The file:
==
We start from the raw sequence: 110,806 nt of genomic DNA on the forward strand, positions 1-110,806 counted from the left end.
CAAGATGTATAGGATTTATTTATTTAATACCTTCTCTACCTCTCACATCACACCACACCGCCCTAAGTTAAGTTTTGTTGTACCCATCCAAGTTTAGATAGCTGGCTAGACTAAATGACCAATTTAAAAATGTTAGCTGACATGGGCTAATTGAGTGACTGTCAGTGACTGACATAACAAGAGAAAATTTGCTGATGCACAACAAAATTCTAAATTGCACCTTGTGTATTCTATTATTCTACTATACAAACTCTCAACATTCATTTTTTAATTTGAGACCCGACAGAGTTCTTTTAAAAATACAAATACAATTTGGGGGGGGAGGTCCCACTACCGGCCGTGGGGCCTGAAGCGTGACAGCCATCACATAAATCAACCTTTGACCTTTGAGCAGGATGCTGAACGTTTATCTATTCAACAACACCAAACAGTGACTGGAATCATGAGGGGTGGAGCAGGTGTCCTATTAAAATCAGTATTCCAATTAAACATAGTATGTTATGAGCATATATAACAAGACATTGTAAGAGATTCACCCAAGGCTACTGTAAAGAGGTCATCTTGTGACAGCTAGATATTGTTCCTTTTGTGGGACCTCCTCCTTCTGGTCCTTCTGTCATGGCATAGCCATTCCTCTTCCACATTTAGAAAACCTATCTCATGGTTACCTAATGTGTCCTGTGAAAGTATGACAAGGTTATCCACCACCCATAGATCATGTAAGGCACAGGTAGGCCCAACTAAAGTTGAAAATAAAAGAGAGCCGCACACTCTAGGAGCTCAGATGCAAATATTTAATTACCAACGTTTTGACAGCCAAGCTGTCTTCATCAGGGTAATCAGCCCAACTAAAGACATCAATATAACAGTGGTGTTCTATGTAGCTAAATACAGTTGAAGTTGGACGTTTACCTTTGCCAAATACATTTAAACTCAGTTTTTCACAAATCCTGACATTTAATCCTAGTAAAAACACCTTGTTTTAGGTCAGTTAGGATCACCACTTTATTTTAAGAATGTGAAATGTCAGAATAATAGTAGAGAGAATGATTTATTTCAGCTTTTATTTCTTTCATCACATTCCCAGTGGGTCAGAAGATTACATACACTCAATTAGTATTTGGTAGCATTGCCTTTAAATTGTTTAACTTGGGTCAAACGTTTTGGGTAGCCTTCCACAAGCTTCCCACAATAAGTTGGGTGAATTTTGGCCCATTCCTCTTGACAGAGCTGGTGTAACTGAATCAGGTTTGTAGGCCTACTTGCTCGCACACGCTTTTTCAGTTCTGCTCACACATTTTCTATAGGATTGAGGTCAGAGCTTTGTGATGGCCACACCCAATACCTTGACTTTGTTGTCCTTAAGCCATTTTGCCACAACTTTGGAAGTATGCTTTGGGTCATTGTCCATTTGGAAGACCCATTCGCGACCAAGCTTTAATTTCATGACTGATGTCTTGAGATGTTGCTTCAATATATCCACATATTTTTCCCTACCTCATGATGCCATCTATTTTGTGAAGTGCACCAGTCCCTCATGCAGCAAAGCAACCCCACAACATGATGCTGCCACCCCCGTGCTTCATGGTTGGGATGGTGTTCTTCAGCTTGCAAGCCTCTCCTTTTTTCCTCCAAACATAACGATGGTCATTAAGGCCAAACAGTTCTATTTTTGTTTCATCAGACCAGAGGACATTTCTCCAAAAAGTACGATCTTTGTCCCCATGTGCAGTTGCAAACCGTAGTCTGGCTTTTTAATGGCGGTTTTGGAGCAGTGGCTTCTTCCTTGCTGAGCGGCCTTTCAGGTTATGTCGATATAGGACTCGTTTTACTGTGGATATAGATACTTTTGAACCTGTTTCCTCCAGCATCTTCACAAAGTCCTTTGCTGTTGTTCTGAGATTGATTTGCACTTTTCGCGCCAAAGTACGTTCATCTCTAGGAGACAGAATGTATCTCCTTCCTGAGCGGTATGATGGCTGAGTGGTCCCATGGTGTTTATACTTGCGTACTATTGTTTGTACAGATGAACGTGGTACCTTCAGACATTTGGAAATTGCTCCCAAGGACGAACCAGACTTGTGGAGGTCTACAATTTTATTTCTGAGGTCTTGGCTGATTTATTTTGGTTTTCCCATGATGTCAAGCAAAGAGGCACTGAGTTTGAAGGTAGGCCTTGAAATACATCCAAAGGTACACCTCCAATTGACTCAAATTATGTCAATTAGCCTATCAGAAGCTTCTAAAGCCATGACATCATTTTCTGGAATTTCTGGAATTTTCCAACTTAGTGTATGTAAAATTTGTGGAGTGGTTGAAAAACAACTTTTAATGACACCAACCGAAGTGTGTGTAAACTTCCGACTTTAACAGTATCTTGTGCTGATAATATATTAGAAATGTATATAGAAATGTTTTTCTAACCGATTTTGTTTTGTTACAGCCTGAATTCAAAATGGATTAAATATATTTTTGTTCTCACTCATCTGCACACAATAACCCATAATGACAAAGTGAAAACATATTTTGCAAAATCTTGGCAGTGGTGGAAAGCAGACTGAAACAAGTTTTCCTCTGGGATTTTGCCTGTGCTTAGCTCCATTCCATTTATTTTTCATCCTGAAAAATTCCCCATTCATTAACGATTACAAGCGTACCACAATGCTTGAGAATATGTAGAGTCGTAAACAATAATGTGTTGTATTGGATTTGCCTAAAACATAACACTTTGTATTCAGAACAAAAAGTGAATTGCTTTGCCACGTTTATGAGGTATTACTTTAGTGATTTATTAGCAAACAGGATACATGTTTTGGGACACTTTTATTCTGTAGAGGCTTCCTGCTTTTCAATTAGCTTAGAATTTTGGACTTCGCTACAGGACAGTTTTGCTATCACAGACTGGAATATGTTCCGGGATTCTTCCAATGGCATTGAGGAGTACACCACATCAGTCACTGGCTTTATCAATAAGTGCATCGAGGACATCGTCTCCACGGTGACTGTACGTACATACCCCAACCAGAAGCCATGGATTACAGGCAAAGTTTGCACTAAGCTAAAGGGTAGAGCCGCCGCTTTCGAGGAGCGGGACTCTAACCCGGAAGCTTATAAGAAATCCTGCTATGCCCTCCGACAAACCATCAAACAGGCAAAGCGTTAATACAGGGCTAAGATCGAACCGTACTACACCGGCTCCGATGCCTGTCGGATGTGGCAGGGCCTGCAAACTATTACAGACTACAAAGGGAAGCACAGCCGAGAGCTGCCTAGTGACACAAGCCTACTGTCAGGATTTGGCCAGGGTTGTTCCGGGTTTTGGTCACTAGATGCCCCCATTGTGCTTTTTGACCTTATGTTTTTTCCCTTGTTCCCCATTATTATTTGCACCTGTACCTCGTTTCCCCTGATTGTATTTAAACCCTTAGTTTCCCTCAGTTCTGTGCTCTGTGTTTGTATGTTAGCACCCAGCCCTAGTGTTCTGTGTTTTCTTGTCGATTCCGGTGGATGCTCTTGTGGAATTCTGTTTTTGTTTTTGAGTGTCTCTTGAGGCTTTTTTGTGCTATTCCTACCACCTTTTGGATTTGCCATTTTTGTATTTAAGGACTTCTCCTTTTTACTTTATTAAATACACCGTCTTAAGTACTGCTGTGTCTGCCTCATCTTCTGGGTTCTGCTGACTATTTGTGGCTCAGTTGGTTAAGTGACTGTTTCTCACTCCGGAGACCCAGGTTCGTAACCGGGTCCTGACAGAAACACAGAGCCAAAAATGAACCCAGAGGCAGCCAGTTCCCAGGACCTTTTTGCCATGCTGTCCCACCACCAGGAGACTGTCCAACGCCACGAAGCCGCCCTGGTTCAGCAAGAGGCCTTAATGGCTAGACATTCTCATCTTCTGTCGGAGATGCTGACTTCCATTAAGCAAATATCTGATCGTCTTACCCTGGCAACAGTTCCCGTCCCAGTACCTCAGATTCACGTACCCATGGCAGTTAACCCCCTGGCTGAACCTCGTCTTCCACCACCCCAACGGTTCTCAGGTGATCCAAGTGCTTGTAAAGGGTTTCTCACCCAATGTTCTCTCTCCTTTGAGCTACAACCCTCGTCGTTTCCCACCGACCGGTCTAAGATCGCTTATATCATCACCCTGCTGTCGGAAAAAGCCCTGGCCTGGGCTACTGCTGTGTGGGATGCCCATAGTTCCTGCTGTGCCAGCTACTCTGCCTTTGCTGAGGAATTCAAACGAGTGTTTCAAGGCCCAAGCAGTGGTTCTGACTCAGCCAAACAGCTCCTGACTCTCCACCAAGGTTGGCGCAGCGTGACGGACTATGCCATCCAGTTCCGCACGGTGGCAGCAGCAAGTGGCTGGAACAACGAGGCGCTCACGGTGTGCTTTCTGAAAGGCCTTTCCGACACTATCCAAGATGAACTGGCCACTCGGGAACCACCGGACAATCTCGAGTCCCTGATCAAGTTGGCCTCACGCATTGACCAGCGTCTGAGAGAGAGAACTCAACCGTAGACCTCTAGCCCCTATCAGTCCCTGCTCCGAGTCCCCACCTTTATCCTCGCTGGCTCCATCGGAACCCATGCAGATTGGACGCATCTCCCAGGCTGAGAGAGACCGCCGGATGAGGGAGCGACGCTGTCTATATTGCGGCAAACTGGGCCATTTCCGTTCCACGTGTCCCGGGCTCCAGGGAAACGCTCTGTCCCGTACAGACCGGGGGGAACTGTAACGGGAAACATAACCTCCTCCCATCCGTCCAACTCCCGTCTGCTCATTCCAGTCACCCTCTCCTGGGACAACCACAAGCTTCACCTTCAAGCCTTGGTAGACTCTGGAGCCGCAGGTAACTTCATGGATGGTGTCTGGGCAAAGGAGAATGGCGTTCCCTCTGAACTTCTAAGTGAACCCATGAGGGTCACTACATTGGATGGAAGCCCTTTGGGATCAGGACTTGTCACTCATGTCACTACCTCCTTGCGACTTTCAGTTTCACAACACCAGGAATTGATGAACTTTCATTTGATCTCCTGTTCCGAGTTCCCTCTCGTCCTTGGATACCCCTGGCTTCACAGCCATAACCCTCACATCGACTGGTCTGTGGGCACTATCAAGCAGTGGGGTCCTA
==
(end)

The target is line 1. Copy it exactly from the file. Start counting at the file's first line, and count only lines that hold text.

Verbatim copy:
We start from the raw sequence: 110,806 nt of genomic DNA on the forward strand, positions 1-110,806 counted from the left end.